Uplift Family Services promotes and ensures that people have equal access to and the opportunity to participate in certain health care and human service programs without facing unlawful discrimination. We carry out this mission by enforcing Federal and State laws and regulations that prohibit discrimination on the basis of race, color, national origin, sex, disability, religion, age, sexual orientation and Limited English Proficiency and other “protected characteristics” in programs and activities.
California law provides additional “protected characteristics” such as ancestry, physical or mental disability, medical condition, marital status, AIDS/HIV, genetic information, political activities or affiliations, military or veteran status, or status as a victim of domestic violence, assault, or stalking.
What Are Civil Rights?
Civil Rights help to protect you from unfair treatment or discrimination because of your race, color, national origin, disability, age, sex (gender), or religion. Learn more about your civil rights. California law provides additional “protected characteristics” such as marital status, sexual orientation and identity, AIDS/HIV diagnosis, medical condition, political activities or affiliations, military or veteran status, or status as a victim of domestic violence, assault or stalking.
As an example, civil rights include:
- freedom of speech
- the right to vote
- due process of law
- equal protection of the laws, and
- protection from unlawful discrimination
The Health Insurance Portability and Accountability Act (HIPAA) Privacy Rule protects the privacy of your health information; it says who can look at and receive your health information, and also gives you specific rights over that information. Learn more about your health information.
The Landmark Civil Rights Act of 1964
Title VI, of the landmark Civil Rights Act of 1964 prohibits discrimination on the basis of race, color, and national origin in programs and activities receiving federal financial assistance. As President John F. Kennedy said in 1963:
“Simple justice requires that public funds, to which all taxpayers of all races [colors, and national origins] contribute, not be spent in any fashion which encourages, entrenches, subsidizes or results in racial [color or national origin] discrimination.”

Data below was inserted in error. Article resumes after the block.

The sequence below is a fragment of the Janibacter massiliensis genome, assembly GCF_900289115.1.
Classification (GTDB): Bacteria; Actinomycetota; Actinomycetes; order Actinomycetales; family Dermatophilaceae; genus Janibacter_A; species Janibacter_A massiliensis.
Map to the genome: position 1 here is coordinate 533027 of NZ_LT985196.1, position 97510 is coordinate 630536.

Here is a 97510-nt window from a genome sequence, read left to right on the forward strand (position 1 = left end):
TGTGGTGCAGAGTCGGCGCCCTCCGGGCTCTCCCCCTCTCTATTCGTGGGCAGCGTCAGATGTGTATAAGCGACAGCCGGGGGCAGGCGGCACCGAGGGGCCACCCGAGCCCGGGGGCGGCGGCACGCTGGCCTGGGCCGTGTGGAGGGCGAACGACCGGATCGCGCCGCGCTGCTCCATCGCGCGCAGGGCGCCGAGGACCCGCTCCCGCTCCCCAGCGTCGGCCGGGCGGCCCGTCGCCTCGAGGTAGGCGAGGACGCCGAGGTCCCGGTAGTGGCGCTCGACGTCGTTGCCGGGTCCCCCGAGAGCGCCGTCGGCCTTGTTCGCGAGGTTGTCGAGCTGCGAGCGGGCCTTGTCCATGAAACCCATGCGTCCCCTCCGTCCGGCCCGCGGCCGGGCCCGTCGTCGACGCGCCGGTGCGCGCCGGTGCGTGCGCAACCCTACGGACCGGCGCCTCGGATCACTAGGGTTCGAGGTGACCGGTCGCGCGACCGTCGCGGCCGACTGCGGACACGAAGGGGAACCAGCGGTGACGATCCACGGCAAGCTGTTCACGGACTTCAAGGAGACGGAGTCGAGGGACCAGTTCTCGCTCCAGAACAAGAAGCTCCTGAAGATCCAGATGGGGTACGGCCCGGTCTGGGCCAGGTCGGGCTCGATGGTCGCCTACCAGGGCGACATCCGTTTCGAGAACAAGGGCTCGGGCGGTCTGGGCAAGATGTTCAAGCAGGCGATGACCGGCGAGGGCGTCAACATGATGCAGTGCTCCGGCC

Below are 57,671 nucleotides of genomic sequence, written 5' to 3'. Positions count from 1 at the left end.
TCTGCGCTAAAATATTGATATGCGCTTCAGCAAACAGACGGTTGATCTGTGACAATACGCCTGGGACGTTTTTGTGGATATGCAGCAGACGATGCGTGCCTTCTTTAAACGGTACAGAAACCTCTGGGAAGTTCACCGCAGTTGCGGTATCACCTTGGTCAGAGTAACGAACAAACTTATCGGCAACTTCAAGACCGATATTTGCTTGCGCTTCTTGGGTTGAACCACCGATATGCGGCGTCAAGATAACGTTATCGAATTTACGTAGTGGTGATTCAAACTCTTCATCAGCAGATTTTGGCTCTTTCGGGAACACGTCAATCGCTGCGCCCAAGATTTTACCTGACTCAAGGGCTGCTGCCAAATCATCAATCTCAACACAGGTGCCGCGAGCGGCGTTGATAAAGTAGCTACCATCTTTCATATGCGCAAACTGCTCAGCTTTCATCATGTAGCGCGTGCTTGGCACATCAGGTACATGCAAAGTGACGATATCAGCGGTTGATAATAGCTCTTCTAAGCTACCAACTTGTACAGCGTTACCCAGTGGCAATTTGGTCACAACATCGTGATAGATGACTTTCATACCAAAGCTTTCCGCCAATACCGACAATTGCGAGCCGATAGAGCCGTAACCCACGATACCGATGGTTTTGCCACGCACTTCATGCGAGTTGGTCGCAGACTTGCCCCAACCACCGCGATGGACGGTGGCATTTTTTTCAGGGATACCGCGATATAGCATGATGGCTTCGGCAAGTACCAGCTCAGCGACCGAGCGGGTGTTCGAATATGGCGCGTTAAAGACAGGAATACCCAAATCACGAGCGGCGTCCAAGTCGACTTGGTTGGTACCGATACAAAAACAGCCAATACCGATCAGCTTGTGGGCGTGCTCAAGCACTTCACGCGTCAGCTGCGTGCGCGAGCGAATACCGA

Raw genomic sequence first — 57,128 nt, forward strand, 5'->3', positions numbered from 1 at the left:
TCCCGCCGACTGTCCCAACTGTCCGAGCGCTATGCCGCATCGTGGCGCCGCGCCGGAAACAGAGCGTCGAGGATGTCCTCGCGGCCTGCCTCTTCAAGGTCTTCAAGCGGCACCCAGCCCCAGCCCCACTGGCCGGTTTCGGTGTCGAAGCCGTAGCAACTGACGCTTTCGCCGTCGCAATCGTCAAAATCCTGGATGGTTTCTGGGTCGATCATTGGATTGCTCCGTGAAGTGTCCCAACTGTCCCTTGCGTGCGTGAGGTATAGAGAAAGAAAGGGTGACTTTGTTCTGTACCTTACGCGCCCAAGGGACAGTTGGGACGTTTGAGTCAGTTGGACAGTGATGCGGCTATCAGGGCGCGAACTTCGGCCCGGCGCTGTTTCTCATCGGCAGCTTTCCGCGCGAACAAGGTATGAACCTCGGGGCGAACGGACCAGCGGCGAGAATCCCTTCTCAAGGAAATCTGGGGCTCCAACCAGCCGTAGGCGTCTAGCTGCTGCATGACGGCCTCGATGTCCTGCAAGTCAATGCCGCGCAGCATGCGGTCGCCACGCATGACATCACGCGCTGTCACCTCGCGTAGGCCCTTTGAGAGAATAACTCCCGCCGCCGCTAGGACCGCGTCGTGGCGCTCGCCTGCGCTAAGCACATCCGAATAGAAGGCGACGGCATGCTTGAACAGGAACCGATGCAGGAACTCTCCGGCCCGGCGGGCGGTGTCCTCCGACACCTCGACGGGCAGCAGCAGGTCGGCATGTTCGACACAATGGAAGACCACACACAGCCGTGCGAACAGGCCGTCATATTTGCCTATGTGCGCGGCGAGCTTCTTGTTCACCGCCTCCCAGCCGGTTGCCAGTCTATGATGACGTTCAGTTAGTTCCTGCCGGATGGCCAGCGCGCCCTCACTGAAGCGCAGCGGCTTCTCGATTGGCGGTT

How do I file a complaint?
If you believe you have been discriminated against because of race, color, national origin, age, sex, disability, religion, or language barriers, you or your representative may file a complaint with Uplift Family Services' Civil Rights Officer or the Pacific Region Office of Civil Rights. Complaints alleging discrimination in services on the basis of disability may also be filed with either entity.
Complaints can be filed by mail, email, or by contacting the Uplift Family Services civil rights hotline at (408) 364-4005. Find the civil rights complaint form here.
Civil Rights Officer
Uplift Family Services
251 Llewellyn Ave
Campbell, CA 95008
Pacific Region Office of Civil Rights
Office for Civil Rights
U.S. Department of Health and Human Services
90 7th Street, Suite 4-100
San Francisco, CA 94103
Customer Response Center: (800) 368-1019
Fax: (202) 619-3818
TDD: (800) 537-7697
Your complaint must:
- Be filed in writing by mail, email, or by contacting the Uplift Family Services civil rights hotline at (408) 364-4005
- Describe the acts or omissions, you believed violated the civil rights laws or regulations
- Be filed within 180 days of when you knew that the act or omission complained of occurred. Uplift Family Services may extend the 180-day period if you can show "good cause."
For more detailed information about how to file a civil rights complaint, read the frequently asked questions.
- U.S. Department of Health and Human Services, Office for Civil Rights, http://www.hhs.gov/ocr/office/
- Title VI of the Civil Rights Act, 1964 S. Department of Jusitce, http://www.justice.gov/crt/title-vi-civil-rights-act-1964-42-usc-2000d-et-seq
- Americans with Disabilities Act, 1990, U.S. Department of Labor, http://www.dol.gov/dol/topic/disability/ada.htm
- Health Insurance and Portability Privacy Act, 1996, U.S. Department of Health and Human Services http://www.hhs.gov/ocr/privacy/hipaa/understanding/index.html
- Protected Characteristics, Equality and Human Rights Commission, http://www.equalityhumanrights.com/private-and-public-sector-guidance/guidance-all/protected-characteristics